So, Tommy wrote the song in 1959 and called Imperial, Fats’ record company. The guy at the record company said, when Tommy suggested the idea, “Fats won’t like it.” Well, Tommy wasn’t satisfied with that. A friend in the industry told Tommy the name of Fats’ hotel, so Tommy went, demo in hand, and waited in the hotel lobby for six hours. When he finally gave up his vigil, he walked out, only to bump into Mr. Domino himself.

Tommy was beside himself: “Uh – Mr. Domino – uh – I have a – uh – song for you. I know – uh – you’ll like it. Just – uh – listen to it. That’s – uh – good enough – uh – for me. My God! – uh – He –uh – touched it!”

One of Fats’ bodyguards tried to cut Tommy off, and the man himself spoke: “Let the boy talk. I like how the boy talk. Calm down, boy!”

So, Tommy gave Fats the demo and Fats promised to give it a listen. The record company contacted Tommy a few weeks later with the good news: Fats would record it. Even better news – Fats had a hit with it soon afterwards.

But then the drought hit. No hit for two years. So Tommy checked out Billboard and Cashbox. There he noticed something pertinent – the songwriting team of Doc Pomus and Morty Shuman had three hits in the Top-Ten! “Wow!,” thought the budding pop god. “If anyone knows the secret of writing hit songs, they must!” Tommy saved his money and made a 3,000 mile trek to find the key to songwriting.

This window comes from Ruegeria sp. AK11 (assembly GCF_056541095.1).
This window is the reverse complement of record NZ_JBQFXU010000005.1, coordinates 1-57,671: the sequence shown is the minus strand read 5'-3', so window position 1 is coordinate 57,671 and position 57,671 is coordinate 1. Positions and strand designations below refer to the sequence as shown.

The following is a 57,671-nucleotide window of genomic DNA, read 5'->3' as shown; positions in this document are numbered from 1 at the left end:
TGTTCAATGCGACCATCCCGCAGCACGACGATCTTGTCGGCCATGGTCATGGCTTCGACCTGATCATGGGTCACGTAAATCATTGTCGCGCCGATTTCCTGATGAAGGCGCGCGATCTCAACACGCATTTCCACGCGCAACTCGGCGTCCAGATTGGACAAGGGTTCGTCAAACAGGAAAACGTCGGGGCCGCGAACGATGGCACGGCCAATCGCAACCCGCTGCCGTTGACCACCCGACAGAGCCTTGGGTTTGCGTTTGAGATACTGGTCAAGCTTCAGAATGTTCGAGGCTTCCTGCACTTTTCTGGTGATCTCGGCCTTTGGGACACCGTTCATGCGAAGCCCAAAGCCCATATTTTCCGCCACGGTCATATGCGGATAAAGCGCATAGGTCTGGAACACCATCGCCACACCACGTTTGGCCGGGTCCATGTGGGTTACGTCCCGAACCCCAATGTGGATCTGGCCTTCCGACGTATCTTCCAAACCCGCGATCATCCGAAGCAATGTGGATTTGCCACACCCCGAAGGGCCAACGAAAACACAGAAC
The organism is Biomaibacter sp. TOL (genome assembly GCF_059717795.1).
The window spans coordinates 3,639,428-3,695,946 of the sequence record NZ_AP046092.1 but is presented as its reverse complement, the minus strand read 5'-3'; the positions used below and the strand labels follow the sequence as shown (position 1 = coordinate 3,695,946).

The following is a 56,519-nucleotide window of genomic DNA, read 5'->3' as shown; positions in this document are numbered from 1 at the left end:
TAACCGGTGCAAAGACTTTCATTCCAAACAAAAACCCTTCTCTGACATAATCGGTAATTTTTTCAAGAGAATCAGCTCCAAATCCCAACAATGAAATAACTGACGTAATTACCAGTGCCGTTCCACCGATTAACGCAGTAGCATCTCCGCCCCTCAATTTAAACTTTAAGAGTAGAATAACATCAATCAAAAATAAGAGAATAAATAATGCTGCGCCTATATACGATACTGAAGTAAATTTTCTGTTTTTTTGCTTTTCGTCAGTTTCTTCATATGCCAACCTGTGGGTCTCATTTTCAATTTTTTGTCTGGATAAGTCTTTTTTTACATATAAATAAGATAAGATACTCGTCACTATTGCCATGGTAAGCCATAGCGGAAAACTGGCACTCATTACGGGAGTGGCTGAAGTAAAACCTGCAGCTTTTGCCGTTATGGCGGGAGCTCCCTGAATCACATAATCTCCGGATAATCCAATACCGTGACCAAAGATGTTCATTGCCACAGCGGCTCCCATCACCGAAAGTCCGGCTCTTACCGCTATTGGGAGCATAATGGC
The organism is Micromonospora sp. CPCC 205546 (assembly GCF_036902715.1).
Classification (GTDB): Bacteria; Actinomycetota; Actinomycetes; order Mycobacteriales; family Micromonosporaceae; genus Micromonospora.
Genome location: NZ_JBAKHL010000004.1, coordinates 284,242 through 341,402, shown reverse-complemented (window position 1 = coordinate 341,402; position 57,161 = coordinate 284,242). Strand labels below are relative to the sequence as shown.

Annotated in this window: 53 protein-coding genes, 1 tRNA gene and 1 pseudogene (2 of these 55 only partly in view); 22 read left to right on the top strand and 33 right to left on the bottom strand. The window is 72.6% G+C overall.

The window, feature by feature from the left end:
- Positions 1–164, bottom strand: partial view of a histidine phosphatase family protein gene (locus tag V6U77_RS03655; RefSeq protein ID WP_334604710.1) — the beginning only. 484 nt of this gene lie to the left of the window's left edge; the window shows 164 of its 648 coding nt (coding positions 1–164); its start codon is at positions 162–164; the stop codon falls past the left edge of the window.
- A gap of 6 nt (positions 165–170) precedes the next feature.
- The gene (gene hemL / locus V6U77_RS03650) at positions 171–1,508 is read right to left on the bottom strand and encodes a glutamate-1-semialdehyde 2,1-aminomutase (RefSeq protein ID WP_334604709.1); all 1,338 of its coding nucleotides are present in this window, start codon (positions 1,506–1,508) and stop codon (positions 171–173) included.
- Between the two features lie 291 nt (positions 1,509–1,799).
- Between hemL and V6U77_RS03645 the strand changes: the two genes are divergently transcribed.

When Tommy arrived in New York City, he hung out at the Brill Building. Then he approached Doc and Morty at their fave teatime hangout. “I wrote one hit and I can’t seem to do it again. I came 3,000 miles to find out the secret of writing hits.”

The answer was simple: “The title.” With this valuable information, Tommy had a hit three months later with “Pretty Little Angel Eyes,” sung by Curtis Lee. Tommy mixed the doo-wop of “Blue Moon” with the romance of the Everly Brothers’ “Ebony Eyes,” to come up with the world’s first romantic doo-wop record with a white guy singing lead and black guys singing back-ups.

Tommy had some solo singles: “Sweet Little Cathy,” followed by “I Remember Carol,” in 1962. In 1964, Jay and the Americans had a hit with “Come a Little Bit Closer,” a by-then-songwriting-team Boyce & Hart composition.